MathOverflow is a question and answer site for professional mathematicians. Join them; it only takes a minute:

Sign up
Here's how it works:
  1. Anybody can ask a question
  2. Anybody can answer
  3. The best answers are voted up and rise to the top

Suppose X is a normal topological space. Suppose some metric space for example. If {$A_n$}$_{n=1}^{\infty}$ is a collection of pairwise disjoint closed subsets of X, can we find a continuous function on X such that it takes the constant value $n$ on $A_n$..?

share|cite|improve this question
You will need more than just the sets being pairwise disjoint. For instance, if $X$ is the one-point compactification on $\mathbb{N}$, $A_{0}=\\{\infty\\}$ and $A_{n}=\{n\}$ for all $n$, then there is no continuous real-valued function $f$ on $X$ with $f=n$ on $A_{n}$ for all $n$. – Joseph Van Name Mar 17 '13 at 19:28
No, take $A_n=\{1/n\}\subset \mathbb{R}$. – Vahid Shirbisheh Mar 17 '13 at 19:29
Hmm, seems you guys beat me to the punch. But why not just make your comments actual answers? – David White Mar 17 '13 at 19:39
I wanted to see if Janson A.J. would have edited the question to make it look more like a research question. For instance, he could have replaced "pairwise disjoint" with something like "locally discrete". – Joseph Van Name Mar 17 '13 at 19:48
up vote 1 down vote accepted

As evidenced in the comments and David´s answer, the problem is that even if each $A_n$ is closed, there can be too much "interaction" between the $A_n$'s. A more extreme example would be to take $A_n=\{ q_n \}$ where $\{q_n\}_{n=1}^\infty$ is some enumeration of the rational numbers.

However if $\{A_n \}_{n=1}^\infty$ is a discrete family of closed subsets of the normal space $X$ and $\{c_n \}_{n=1}^\infty$ is any sequence of real numbers, then there is a continuous $f:X \to \mathbb{R}$ such that $f$ takes the constant value $c_n$ in each $A_n$. For this just note that the union of the $A_n$´s is closed in $X$ and each $A_n$ is clopen in this union.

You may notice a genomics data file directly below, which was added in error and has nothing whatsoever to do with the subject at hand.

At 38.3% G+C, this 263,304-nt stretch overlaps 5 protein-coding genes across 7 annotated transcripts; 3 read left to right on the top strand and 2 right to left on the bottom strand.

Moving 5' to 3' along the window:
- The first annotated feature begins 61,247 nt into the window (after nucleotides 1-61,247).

Note: a family $\{A_n \}_{n=1}^\infty$ of subsets of the space $X$ is a discrete family if any $x \in X$ has a neighborhood that intersects at most one of the $A_n$'s.

share|cite|improve this answer
Right. Taking singletons of rationals is the best counterexample. Thanks.. – Janson A.J Mar 19 '13 at 12:13

No. Continuous functions commute with limits of points in a metric space, so just take any convergent sequence of points, i.e. $A_n$ is the $n$-th point in the sequence. Then if your $f$ existed it would have to take value $\infty$ on the limit of the sequence, but that can't happen because $f$ is real valued.

share|cite|improve this answer
Actually that was a mistake that I said it takes constant value n on the nth set. Let's choose some bounded values, like 1/n.. – Janson A.J Mar 17 '13 at 20:12
It still won't work even if you have constant value 1/n on $A_{n}$. – Joseph Van Name Mar 17 '13 at 20:34
Another example is if you assign a sequence of values to the $A_n$ which doesn't converge (rather than converging to $\infty$), e.g. $1,-1,1,-1,...$. I don't think there's any hope for the kind of generalization you're asking for. – David White Mar 17 '13 at 21:40

Your Answer


By posting your answer, you agree to the privacy policy and terms of service.

Not the answer you're looking for? Browse other questions tagged or ask your own question.